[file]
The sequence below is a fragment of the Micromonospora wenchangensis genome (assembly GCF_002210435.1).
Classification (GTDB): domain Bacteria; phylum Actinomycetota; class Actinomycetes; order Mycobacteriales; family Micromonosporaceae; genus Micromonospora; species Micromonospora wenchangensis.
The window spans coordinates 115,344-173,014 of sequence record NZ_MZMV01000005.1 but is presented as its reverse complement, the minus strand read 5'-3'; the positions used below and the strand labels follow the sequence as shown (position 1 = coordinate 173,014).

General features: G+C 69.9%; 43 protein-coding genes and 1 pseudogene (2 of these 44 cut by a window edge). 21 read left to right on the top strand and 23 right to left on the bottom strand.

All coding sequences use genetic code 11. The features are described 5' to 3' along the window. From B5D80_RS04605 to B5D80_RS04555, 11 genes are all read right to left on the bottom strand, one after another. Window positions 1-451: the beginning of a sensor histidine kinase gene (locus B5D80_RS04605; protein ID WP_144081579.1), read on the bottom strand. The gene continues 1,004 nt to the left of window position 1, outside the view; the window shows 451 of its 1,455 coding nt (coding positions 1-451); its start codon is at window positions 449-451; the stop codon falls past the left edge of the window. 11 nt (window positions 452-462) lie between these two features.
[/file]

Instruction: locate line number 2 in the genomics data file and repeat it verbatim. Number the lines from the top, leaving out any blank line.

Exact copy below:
Classification (GTDB): domain Bacteria; phylum Actinomycetota; class Actinomycetes; order Mycobacteriales; family Micromonosporaceae; genus Micromonospora; species Micromonospora wenchangensis.